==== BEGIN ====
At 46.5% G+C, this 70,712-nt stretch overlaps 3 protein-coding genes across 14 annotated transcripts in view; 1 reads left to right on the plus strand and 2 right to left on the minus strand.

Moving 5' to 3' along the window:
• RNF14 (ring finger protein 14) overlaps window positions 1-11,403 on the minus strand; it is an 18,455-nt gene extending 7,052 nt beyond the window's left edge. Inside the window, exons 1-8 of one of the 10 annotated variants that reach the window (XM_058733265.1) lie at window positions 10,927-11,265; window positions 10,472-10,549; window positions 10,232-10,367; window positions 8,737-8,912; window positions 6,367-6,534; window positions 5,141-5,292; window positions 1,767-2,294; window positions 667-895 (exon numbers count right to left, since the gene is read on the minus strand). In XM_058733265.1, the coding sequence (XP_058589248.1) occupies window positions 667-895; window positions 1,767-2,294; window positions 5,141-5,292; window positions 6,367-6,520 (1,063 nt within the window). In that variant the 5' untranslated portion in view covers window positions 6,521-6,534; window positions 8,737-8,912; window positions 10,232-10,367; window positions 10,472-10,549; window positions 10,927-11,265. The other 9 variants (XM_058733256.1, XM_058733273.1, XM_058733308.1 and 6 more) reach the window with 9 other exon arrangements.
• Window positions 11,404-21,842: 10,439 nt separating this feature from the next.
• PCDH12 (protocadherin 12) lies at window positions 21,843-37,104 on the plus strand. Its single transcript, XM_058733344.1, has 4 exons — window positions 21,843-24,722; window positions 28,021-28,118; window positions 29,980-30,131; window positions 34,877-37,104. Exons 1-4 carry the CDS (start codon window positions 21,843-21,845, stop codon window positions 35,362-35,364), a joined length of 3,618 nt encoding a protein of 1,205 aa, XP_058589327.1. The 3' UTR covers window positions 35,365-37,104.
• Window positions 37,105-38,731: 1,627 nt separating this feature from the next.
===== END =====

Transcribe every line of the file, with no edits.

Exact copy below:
At 46.5% G+C, this 70,712-nt stretch overlaps 3 protein-coding genes across 14 annotated transcripts in view; 1 reads left to right on the plus strand and 2 right to left on the minus strand.

Moving 5' to 3' along the window:
• RNF14 (ring finger protein 14) overlaps window positions 1-11,403 on the minus strand; it is an 18,455-nt gene extending 7,052 nt beyond the window's left edge. Inside the window, exons 1-8 of one of the 10 annotated variants that reach the window (XM_058733265.1) lie at window positions 10,927-11,265; window positions 10,472-10,549; window positions 10,232-10,367; window positions 8,737-8,912; window positions 6,367-6,534; window positions 5,141-5,292; window positions 1,767-2,294; window positions 667-895 (exon numbers count right to left, since the gene is read on the minus strand). In XM_058733265.1, the coding sequence (XP_058589248.1) occupies window positions 667-895; window positions 1,767-2,294; window positions 5,141-5,292; window positions 6,367-6,520 (1,063 nt within the window). In that variant the 5' untranslated portion in view covers window positions 6,521-6,534; window positions 8,737-8,912; window positions 10,232-10,367; window positions 10,472-10,549; window positions 10,927-11,265. The other 9 variants (XM_058733256.1, XM_058733273.1, XM_058733308.1 and 6 more) reach the window with 9 other exon arrangements.
• Window positions 11,404-21,842: 10,439 nt separating this feature from the next.
• PCDH12 (protocadherin 12) lies at window positions 21,843-37,104 on the plus strand. Its single transcript, XM_058733344.1, has 4 exons — window positions 21,843-24,722; window positions 28,021-28,118; window positions 29,980-30,131; window positions 34,877-37,104. Exons 1-4 carry the CDS (start codon window positions 21,843-21,845, stop codon window positions 35,362-35,364), a joined length of 3,618 nt encoding a protein of 1,205 aa, XP_058589327.1. The 3' UTR covers window positions 35,365-37,104.
• Window positions 37,105-38,731: 1,627 nt separating this feature from the next.